I’ve been doing a lot of performance tuning work over the last couple of months and this weekend found something that’s very pervasive out in the wild. Kimberly was helping me optimize a gnarly query plan and spotted something in the code I hadn’t noticed that was causing an index scan instead of an index seek. Even though the query plan was using a covering nonclustered index, the way the code was written was causing the index to be scanned.
I’ll set up a test to show you what I mean.
First, create an example sales tracking table and populate it (took 3m45s on my laptop):
-- Create example table CREATE TABLE [BigTableLotsOfColumns] ( [SalesID] BIGINT IDENTITY, [SalesDate] DATETIME, [Descr] VARCHAR (100), [CustomerID] INT, [ProductID] INT, [ModifyDate] DATETIME DEFAULT NULL, [PayDate] DATETIME DEFAULT NULL, [Quantity] INT, [Price] DECIMAL (6,2), [Discount] INT DEFAULT NULL, [WarehouseID] INT, [PickerID] INT, [ShipperID] INT); GO -- Populate table SET NOCOUNT ON; DECLARE @Date DATETIME; DECLARE @Loop INT; SET @Loop = 1; SET @Date = '01/01/2010'; -- Insert 1500 sales per day WHILE @Loop < 547600 BEGIN INSERT INTO [BigTableLotsOfColumns] ( [SalesDate], [Descr], [CustomerID], [ProductID], [Quantity], [Price], [WarehouseID], [PickerID], [ShipperID]) VALUES ( @Date, 'A nice order from someone', CONVERT (INT, (RAND () * 1000)), CONVERT (INT, (RAND () * 1000)), CONVERT (INT, (RAND () * 10)), ROUND (RAND () * 1000, 2), 1, CONVERT (INT, (RAND () * 4)), CONVERT (INT, (RAND () * 4))); IF @Loop % 1500 = 0 SET @Date = @Date + 1; SET @Loop = @Loop + 1; END GO -- And a clustered index CREATE CLUSTERED INDEX [IX_BigTableLotsOfColumns_Clustered] ON [BigTableLotsOfColumns] ([SalesID]); GO
Now I’ve got a simple stored procedure to find the total sales amount for any particular date.
CREATE PROCEDURE [TotalSalesForDate] (@TargetDate DATETIME) AS SELECT SUM ([Quantity] * [Price]) FROM [BigTableLotsOfColumns] WHERE DATEDIFF (DAY, [SalesDate], @TargetDate) = 0 OPTION (MAXDOP 1); GO
The idea is that the stored procedure will pick up all sales for a particular date, no matter what time of that day the sale occurred. I’ve got OPTION (MAXDOP 1) to simulate a system that’s been tuned for OLTP queries (and to make the query plans fit better in my blog post :-)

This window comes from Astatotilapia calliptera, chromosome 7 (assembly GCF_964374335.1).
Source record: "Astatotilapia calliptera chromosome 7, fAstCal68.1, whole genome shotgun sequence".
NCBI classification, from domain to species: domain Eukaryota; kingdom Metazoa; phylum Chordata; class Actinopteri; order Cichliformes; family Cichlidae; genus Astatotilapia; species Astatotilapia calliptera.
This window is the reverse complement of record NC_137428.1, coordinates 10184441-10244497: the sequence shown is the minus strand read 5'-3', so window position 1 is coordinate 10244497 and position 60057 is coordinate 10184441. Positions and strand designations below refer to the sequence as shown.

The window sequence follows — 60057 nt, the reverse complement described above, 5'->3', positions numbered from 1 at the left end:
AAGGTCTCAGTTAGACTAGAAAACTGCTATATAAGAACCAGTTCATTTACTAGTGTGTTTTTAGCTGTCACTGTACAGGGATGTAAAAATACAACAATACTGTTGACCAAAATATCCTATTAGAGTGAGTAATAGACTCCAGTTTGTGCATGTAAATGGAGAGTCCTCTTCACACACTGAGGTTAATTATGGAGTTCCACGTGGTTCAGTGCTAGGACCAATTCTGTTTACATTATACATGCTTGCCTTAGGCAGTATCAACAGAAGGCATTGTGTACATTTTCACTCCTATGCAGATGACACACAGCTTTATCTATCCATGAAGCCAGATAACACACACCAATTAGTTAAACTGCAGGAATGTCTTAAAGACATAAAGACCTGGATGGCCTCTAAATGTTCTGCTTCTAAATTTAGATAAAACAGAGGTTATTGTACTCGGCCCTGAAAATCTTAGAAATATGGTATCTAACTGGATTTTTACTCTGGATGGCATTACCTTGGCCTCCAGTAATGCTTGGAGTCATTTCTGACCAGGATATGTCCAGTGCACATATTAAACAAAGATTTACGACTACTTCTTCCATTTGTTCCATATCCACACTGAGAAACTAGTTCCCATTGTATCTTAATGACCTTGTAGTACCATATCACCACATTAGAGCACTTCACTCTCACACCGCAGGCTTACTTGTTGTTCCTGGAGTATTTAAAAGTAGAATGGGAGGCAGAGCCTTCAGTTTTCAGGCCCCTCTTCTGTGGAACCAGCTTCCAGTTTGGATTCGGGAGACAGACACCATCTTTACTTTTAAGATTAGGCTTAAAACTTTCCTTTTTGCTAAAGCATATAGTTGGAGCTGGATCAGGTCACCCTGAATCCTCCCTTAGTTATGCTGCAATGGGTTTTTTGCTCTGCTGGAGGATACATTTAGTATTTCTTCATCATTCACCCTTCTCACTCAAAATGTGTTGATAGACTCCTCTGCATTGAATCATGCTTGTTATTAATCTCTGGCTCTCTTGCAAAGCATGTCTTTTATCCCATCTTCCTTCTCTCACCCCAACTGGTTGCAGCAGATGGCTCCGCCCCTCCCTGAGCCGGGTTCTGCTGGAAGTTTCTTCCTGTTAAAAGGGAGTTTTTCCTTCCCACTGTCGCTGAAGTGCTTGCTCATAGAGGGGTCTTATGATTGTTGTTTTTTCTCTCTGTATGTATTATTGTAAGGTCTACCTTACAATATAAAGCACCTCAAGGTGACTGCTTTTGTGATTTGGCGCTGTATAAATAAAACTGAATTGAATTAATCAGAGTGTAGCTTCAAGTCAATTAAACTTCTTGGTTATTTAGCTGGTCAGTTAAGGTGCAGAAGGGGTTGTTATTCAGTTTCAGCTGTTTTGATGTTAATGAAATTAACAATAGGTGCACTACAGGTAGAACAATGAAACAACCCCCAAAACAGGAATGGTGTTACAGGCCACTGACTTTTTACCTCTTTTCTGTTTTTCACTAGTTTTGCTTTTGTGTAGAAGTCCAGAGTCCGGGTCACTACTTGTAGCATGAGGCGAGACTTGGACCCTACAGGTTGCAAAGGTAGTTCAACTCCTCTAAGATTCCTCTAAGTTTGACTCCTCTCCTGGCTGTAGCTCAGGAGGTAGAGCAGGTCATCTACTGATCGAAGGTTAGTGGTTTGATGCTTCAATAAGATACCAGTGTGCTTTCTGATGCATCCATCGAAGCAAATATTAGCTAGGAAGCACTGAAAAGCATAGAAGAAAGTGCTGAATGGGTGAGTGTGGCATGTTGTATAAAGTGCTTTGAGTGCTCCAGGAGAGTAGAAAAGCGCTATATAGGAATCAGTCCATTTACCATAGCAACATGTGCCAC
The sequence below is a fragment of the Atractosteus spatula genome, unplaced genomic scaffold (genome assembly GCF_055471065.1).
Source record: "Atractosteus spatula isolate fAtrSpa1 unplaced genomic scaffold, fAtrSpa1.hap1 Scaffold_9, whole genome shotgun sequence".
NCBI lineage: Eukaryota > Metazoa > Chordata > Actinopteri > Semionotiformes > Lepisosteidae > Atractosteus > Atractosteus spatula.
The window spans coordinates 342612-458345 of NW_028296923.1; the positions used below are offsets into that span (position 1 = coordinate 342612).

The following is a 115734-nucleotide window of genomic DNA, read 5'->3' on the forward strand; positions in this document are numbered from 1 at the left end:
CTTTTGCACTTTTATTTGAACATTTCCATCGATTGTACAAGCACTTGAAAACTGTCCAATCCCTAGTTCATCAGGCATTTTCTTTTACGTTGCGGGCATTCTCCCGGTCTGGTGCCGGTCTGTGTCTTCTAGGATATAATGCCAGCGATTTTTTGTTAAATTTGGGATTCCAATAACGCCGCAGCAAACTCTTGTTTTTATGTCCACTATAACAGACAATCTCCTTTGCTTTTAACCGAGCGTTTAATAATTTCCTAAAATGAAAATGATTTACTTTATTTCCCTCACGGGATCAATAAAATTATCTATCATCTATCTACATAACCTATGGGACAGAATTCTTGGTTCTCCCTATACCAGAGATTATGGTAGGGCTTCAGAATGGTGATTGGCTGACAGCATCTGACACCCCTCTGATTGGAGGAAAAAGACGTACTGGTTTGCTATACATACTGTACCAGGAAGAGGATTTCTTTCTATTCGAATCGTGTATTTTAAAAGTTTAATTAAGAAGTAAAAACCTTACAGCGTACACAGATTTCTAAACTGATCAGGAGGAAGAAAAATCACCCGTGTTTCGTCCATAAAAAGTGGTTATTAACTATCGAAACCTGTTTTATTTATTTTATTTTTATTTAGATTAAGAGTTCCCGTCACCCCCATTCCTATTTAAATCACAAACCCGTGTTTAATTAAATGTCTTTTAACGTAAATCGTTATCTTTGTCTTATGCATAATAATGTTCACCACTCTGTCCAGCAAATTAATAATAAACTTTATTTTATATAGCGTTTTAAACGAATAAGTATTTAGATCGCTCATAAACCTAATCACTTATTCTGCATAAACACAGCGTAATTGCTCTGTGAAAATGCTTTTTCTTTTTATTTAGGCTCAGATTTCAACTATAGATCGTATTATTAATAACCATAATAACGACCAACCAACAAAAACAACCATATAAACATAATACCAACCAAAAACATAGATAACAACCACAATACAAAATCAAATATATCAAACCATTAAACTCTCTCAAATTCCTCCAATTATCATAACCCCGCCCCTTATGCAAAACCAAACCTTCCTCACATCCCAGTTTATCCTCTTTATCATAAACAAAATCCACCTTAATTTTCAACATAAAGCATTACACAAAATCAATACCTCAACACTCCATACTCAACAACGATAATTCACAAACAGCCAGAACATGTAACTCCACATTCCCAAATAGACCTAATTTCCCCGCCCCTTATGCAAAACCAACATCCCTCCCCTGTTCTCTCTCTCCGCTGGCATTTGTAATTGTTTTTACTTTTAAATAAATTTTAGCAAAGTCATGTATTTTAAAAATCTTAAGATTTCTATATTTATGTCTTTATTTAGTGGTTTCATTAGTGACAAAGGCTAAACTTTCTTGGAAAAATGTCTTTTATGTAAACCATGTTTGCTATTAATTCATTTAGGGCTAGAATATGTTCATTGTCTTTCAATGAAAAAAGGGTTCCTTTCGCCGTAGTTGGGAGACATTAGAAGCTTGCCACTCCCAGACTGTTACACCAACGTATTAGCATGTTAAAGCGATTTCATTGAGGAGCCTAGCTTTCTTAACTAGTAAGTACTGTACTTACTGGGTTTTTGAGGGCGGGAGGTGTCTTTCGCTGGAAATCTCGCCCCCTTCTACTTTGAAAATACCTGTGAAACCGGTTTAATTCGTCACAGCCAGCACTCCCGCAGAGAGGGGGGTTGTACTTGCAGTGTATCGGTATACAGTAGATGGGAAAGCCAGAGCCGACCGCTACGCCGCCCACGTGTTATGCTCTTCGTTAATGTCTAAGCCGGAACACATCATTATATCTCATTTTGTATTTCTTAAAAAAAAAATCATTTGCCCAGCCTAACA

If I run the stored procedure for, say, December 26th 2010, the query plan it uses is as follows:
EXEC TotalSalesForDate '12/26/2010'; GO
And it uses the following CPU and I/O (you can get these by using SET STATISTICS IO ON and SET STATISTICS TIME ON, but be careful – the can generate lots of output for big procs):
Table 'BigTableLotsOfColumns'. Scan count 1, logical reads 7229, physical reads 0, ... SQL Server Execution Times: CPU time = 125 ms, elapsed time = 186 ms.
I ran the proc twice; once to get it to compile, and the second time to factor out the compile time.
Pretty obvious that I can speed this up by creating a covering nonclustered index, and in fact you can see the query processor telling me that with the missing index suggestion. I create the covering nonclustered index:
CREATE NONCLUSTERED INDEX [IX_BigTableLotsOfColumns_Date] ON [BigTableLotsOfColumns] ([SalesDate]) INCLUDE ([Quantity], [Price]);
Now when I run the proc, I get a better query plan:
And the following CPU and IO:
Table 'BigTableLotsOfColumns'. Scan count 1, logical reads 2113, physical reads 0, ... SQL Server Execution Times: CPU time = 78 ms, elapsed time = 115 ms.
Much better, as I’d expect. But look at how the nonclustered index is being used: it’s being scanned when instead there should be a seek. It’s still doing more than 2,000 logical reads because it’s scanning the whole index.
The reason for this is that the DATEDIFF in the proc is forcing every SalesDate column value to be evaluated, hence the scan. If I know that the proc only ever is called with a date without a time portion, I can do some rearranging of the logic.
The updated proc is below. Notice that there’s no reason to scan any more as the WHERE clause doesn’t require every column value to passed through the DATEDIFF:
CREATE PROCEDURE [TotalSalesForDate] (@TargetDate DATETIME) AS SELECT SUM ([Quantity] * [Price]) FROM [BigTableLotsOfColumns] WHERE [SalesDate] >= @TargetDate AND [SalesDate] < DATEADD (DAY, 1, @TargetDate) OPTION (MAXDOP 1); GO
And when I run it I get the best plan:
And the following CPU and I/O:
Table 'BigTableLotsOfColumns'. Scan count 1, logical reads 10, physical reads 0, read-ahead reads 0, ... SQL Server Execution Times: CPU time = 0 ms, elapsed time = 64 ms.
Wow! 200x fewer logical I/Os and not even enough CPU time to register as 1ms.
Summary: although you may have nonclustered indexes that are being used, make sure that they’re being used for seeks as you expect. For small queries that are executed hundreds of times a second, the difference between seeking and scanning can be huge in overall performance.